(6) encourages the Secretary of State to develop a comprehensive strategy to assist the Government of Colombia in managing the effects of the Venezuela crisis without endangering or detracting from the successful implementation and sustainability of the peace accord and stabilization of territories previously in conflict in Colombia, and to further strengthen the close bilateral partnership shared by the Governments of the United States and Colombia;

(7) reaffirms its commitment to continued partnership between the Governments of the United States and Colombia on issues of mutual interest, including security, counternarcotics cooperation, combating transnational organized crime, ensuring justice for those who have caused indelible harm to our populations, reintegration of FARC members, economic growth and investment with a focus on disadvantaged communities, and educational and cultural exchanges that strengthen diplomatic relations;

(8) supports the Special Jurisdiction for Peace as an important transitional justice mechanism and encourages the continuation of its work as an important institution in charge of guaranteeing truth, justice, and victim’s reparations in the aftermath of the country’s internal armed conflict; and

(9) commits to furthering the bilateral relationship between the United States and Colombia by working with leaders in the public and private sectors, as well as civil society from both countries, to ensure that the United States-Colombia relationship remains at the forefront of United States foreign policy.

That the Senate—

(1) reaffirms the unwavering support of the Government and people of the United States for the people of Colombia in their pursuit of peace and stabilization of territories previously in conflict so they can achieve their aspiration to live in a country free of violence and organized crime;

(2) lauds efforts to bring an end to Colombia’s enduring internal armed conflict;

(3) commends the work of the United Nations Verification Mission in overseeing the implementation of the 2016 peace accord and the disarmament and reintegration of combatants;

(4) maintains its commitment to the more than 7,000,000 victims of Colombia’s armed conflict and urges all Colombian authorities to hold accountable perpetrators of serious violations of human rights and international humanitarian law, particularly obligations under the Fourth Geneva Convention, and ensure that they are appropriately punished;

(5) encourages the Government of Colombia to protect vulnerable populations who remain at risk in that country, including defenders of human rights, those facing threats due to crop substitution from the illicit crop market, internally displaced persons, and Afro-descendant and indigenous leaders and communities;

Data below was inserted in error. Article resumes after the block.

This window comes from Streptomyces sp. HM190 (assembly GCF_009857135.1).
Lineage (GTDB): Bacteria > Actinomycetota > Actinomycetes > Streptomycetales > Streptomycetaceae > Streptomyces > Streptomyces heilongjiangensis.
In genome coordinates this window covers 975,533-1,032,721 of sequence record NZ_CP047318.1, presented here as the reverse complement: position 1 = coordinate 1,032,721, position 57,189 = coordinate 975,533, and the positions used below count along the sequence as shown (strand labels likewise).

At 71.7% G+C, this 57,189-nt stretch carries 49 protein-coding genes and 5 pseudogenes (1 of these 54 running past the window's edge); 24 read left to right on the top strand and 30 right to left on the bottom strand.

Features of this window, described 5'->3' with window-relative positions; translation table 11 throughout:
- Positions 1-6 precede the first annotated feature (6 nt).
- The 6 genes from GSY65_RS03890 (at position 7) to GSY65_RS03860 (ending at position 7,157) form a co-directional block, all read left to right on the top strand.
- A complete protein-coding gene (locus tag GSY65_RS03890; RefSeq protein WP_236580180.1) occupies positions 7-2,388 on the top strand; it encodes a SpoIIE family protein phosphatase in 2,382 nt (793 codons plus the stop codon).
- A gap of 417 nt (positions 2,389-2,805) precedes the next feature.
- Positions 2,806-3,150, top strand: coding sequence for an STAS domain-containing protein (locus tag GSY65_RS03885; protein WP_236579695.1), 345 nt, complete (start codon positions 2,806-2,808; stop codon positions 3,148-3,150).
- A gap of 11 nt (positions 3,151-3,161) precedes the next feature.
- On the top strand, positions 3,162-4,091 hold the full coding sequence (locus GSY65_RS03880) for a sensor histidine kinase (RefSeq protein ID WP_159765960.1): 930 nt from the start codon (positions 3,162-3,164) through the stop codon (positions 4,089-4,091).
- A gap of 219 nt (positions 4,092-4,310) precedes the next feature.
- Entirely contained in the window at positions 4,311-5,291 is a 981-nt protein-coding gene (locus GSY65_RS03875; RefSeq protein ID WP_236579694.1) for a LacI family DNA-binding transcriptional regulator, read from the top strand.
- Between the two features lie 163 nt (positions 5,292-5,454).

(6) expresses concern about the decision of certain senior members of the FARC to return to arms and hostilities and strengthen their alliance with the ELN, which poses risks for the ability of the Government of Colombia to consolidate peace and security;

(7) reaffirms the importance of the extradition treaty between Colombia and the United States as an important part of the bilateral relations that has promoted the interests of justice in both nations for decades;

(8) encourages the Secretary of State to develop a comprehensive strategy to assist the Government of Colombia in managing the effects of the Venezuela crisis while continuing the successful implementation and sustainability of the peace accord and stabilization of territories previously in conflict in Colombia, and to further strengthen the close bilateral partnership shared by the Governments of the United States and Colombia;

(9) reaffirms its commitment to continued partnership between the Governments of the United States and Colombia on issues of mutual interest, including security, counternarcotics cooperation, combating transnational organized crime, ensuring justice for those who have caused indelible harm to our populations, reintegration of FARC members, economic growth and investment with a focus on disadvantaged communities, health cooperation, and educational and cultural exchanges that strengthen diplomatic relations; and

(10) commits to furthering the bilateral relationship between the United States and Colombia by working with leaders in the public and private sectors, as well as civil society from both countries, to ensure that the United States-Colombia relationship remains a key pillar of United States foreign policy in the Western Hemisphere.


Calendar No. 464

116th CONGRESS
     2d Session
S. RES. 148

RESOLUTION
Supporting efforts by the Government of Colombia to pursue peace and regional stability.

June 3, 2020
Reported with an amendment and an amendment to the preamble